While the Sky are campaigning for multiple players and adding some fun, other teams just had a stronger campaign.

7. Minnesota Lynx

It’s clear the Lynx put effort into their campaign, putting together a couple of clever campaign “posters.”

The Lynx did put up a thread explaining how to vote for Napheesa Collier and Sylvia Fowles, however the way Twitter’s algorithm works their followers may see the tweets out of context, making the team reliant on their fans’ curiosity if they see a tweet that may be vague.

However, the campaigning wasn’t enough as no Lynx player was voted to be a starter, though Odyssey Sims narrowly missed out as the fifth-best guard when only four were chosen.

6. Los Angeles Sparks (1- Chelsea Gray)

The Sparks almost had a theme, they had a filter/effect whose purpose confused me, but it was consistent and their posts were plentiful.

They also promoted their players by posted highlight videos, like many teams, and one creative (and unique) reminder featuring a gif from The Office.

5. Las Vegas Aces (3- A’ja Wilson, Liz Cambage, Kayla McBride)

Despite not being on Instagram, unfortunately, like many campaigns on this list, the Aces put together a middle-of-the-road campaign, complete with highlights, reminders to vote and of course a little something that made it unique.

They beat out Minnesota on this list because of the fact that they played to the hometown crowd by saying “There’s no place like home” and added a hint of the Wizard of Oz (complete with a very appropriate red pair of shoes).

Themes bring a cohesiveness, add an added level of fun and demonstrate the team is devoted to making sure people see that they should vote for their players, which is why my top four All-Star campaigns all have a theme.

4. Washington Mystics (1- Elena Delle Donne)

The Mystics were late to the theme party, but eventually debuted their version of ‘The Hangover’ poster.

Perhaps because I’ve never seen the movie I don’t really understand it, but the theme did reappear throughout the rest of the team’s campaigning.

Washington also clearly put time and effort into their captions for highlight videos, something that put them a step above the eight teams below them.

3. Indiana Fever

The Fever’s theme was unique, yet something almost everyone experienced in high school, Prom. While a seemingly unconventional choice it did work for them.

I mean how can you not appreciate these awesome photos and the fact they really do look, age aside, like they could be having a great time at Prom. The commitment to the campaign and its theme is clear, something that can’t be said for many of the other teams in the league.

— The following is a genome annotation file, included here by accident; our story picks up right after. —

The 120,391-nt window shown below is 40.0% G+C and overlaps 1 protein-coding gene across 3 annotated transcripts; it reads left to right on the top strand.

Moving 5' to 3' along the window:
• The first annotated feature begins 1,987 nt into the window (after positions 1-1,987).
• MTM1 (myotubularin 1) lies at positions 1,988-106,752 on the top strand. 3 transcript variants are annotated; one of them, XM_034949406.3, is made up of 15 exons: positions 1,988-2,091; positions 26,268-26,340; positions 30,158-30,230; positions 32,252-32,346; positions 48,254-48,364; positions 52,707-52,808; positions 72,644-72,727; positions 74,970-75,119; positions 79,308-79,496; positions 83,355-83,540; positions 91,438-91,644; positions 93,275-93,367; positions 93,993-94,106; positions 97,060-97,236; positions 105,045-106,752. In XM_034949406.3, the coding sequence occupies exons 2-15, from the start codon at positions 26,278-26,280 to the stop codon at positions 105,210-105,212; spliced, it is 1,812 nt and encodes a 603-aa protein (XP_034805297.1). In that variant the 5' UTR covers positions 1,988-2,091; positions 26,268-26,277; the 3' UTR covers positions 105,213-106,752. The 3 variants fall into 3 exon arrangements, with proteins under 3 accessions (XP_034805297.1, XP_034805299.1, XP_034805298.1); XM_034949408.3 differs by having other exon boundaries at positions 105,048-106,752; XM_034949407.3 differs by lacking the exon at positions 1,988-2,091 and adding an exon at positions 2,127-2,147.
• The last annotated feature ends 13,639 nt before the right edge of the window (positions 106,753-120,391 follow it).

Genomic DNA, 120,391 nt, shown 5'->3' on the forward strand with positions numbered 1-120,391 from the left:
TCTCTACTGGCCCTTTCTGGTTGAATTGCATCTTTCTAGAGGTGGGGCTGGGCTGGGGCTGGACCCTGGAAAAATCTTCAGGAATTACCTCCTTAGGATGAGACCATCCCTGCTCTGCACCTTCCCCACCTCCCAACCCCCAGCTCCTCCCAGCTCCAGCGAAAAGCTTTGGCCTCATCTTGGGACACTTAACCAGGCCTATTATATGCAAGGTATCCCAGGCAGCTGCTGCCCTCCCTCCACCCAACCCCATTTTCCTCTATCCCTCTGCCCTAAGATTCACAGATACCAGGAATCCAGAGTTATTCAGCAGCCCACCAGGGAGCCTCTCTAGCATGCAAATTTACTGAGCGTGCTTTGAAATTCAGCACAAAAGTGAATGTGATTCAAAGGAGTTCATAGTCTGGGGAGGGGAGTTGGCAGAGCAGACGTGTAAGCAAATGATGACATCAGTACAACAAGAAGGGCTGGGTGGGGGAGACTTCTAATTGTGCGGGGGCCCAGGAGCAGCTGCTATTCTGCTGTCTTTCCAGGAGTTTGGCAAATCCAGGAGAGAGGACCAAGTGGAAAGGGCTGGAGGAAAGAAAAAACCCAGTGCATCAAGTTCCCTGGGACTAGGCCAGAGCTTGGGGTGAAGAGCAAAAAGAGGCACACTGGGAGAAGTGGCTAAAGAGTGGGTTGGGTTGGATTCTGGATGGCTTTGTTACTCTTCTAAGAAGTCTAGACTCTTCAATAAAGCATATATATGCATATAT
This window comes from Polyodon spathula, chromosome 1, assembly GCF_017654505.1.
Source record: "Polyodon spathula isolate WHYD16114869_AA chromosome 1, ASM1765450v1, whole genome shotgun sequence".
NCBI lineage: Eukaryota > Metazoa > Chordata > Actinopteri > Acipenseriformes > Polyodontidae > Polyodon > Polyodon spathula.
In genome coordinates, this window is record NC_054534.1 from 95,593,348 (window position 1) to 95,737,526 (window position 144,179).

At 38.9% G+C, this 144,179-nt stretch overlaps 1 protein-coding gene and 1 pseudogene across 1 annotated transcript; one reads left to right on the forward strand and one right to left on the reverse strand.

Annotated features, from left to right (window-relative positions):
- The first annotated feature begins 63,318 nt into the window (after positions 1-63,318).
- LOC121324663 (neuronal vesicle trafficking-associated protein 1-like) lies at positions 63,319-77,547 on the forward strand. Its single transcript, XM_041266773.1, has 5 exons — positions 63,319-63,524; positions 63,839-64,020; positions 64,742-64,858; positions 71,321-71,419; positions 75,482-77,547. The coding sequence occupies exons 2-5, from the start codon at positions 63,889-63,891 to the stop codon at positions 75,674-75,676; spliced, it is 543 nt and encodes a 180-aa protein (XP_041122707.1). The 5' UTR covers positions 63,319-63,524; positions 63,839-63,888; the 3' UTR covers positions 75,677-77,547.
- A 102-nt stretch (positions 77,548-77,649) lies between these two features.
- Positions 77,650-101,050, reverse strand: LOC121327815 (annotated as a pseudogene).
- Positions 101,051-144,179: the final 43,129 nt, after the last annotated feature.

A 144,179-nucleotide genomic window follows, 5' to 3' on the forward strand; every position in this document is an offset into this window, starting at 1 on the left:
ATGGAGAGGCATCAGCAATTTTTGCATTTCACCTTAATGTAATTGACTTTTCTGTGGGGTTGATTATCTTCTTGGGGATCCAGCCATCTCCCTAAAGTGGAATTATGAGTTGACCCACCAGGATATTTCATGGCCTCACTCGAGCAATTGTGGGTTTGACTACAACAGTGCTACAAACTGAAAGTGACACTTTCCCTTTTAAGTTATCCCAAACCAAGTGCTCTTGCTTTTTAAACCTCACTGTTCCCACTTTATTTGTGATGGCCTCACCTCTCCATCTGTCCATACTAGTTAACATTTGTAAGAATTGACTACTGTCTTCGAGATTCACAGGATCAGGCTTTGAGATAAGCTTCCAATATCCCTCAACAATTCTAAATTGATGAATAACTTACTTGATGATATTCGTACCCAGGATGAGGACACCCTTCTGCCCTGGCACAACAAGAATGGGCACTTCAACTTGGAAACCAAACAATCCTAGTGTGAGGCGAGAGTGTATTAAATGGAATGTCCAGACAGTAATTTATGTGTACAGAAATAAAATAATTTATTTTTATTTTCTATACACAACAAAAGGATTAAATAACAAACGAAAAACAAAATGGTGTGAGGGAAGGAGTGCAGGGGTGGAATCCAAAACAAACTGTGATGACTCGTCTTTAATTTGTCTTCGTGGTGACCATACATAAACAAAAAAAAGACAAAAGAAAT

They also get bonus points in my book for changing their name on Twitter to “Vote Indiana Fever”, something that no other team did.

2. Seattle Storm (2- Natasha Howard, Jewell Loyd)

The Storm tweeted using the word “All-Star” more than any other team and it worked, as they had two starters selected to start in the All-Star Game.

Seattle went with a superhero theme, rebranding as the ‘Mighty Morphin Seattle Storm.’

And they while not directly campaigning who can resist blooper videos?

While most of their tweets did show highlights, the theme videos and sheer quantity of tweets was enough to put them in second place.

1. Connecticut Sun (1- Jonquel Jones)

Disclaimer: I do cover the Sun for High Post Hoops

This campaign was by far the most cohesive and in-depth campaign. The theme mimicked political campaigns with Jonquel Jones as the president and Alyssa Thomas, Jasmine Thomas, Shekinna Stricklen 0and Courtney Williams as members of her cabinet. There was also a hashtag, #DunkTheVote, that tied the entire campaign together.

The Sun Ticket!

There was even a staged Town Hall with the players playing two personas.

There were also t-shirts produced, marketed and sold for all five starters, something no other team did or came close to doing.

The campaign accurately portrayed the personalities and skills of the starters in a cohesive and relevant theme (plus there was merchandise!). This campaign was executed to perfection, making it the top one in the league.